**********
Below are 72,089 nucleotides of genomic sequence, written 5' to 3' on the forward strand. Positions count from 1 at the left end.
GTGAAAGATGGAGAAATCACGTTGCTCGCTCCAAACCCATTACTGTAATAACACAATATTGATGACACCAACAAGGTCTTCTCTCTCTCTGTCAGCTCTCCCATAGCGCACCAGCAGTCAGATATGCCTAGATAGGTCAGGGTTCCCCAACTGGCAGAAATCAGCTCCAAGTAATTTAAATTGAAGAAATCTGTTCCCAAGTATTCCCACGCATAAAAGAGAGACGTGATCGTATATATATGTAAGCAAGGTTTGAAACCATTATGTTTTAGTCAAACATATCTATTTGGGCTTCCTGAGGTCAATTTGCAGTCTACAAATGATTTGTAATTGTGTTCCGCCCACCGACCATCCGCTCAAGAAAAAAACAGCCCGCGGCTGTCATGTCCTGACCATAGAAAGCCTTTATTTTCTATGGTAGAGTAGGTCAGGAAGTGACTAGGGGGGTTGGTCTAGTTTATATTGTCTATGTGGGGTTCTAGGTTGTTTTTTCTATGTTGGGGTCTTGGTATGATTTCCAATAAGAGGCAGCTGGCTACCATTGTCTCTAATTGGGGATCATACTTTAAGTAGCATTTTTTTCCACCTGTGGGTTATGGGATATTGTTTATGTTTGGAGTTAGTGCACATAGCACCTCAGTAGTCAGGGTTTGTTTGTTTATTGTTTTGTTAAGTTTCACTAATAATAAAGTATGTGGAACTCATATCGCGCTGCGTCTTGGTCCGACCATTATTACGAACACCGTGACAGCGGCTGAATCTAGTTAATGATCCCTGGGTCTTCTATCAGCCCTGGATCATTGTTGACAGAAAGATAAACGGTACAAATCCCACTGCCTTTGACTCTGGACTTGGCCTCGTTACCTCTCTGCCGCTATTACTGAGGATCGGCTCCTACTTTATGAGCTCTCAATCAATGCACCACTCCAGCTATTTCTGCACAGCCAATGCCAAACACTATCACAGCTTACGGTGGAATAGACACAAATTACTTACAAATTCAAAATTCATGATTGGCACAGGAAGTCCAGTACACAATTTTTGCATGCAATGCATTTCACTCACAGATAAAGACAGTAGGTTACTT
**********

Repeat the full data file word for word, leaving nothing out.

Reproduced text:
Below are 72,089 nucleotides of genomic sequence, written 5' to 3' on the forward strand. Positions count from 1 at the left end.
GTGAAAGATGGAGAAATCACGTTGCTCGCTCCAAACCCATTACTGTAATAACACAATATTGATGACACCAACAAGGTCTTCTCTCTCTCTGTCAGCTCTCCCATAGCGCACCAGCAGTCAGATATGCCTAGATAGGTCAGGGTTCCCCAACTGGCAGAAATCAGCTCCAAGTAATTTAAATTGAAGAAATCTGTTCCCAAGTATTCCCACGCATAAAAGAGAGACGTGATCGTATATATATGTAAGCAAGGTTTGAAACCATTATGTTTTAGTCAAACATATCTATTTGGGCTTCCTGAGGTCAATTTGCAGTCTACAAATGATTTGTAATTGTGTTCCGCCCACCGACCATCCGCTCAAGAAAAAAACAGCCCGCGGCTGTCATGTCCTGACCATAGAAAGCCTTTATTTTCTATGGTAGAGTAGGTCAGGAAGTGACTAGGGGGGTTGGTCTAGTTTATATTGTCTATGTGGGGTTCTAGGTTGTTTTTTCTATGTTGGGGTCTTGGTATGATTTCCAATAAGAGGCAGCTGGCTACCATTGTCTCTAATTGGGGATCATACTTTAAGTAGCATTTTTTTCCACCTGTGGGTTATGGGATATTGTTTATGTTTGGAGTTAGTGCACATAGCACCTCAGTAGTCAGGGTTTGTTTGTTTATTGTTTTGTTAAGTTTCACTAATAATAAAGTATGTGGAACTCATATCGCGCTGCGTCTTGGTCCGACCATTATTACGAACACCGTGACAGCGGCTGAATCTAGTTAATGATCCCTGGGTCTTCTATCAGCCCTGGATCATTGTTGACAGAAAGATAAACGGTACAAATCCCACTGCCTTTGACTCTGGACTTGGCCTCGTTACCTCTCTGCCGCTATTACTGAGGATCGGCTCCTACTTTATGAGCTCTCAATCAATGCACCACTCCAGCTATTTCTGCACAGCCAATGCCAAACACTATCACAGCTTACGGTGGAATAGACACAAATTACTTACAAATTCAAAATTCATGATTGGCACAGGAAGTCCAGTACACAATTTTTGCATGCAATGCATTTCACTCACAGATAAAGACAGTAGGTTACTT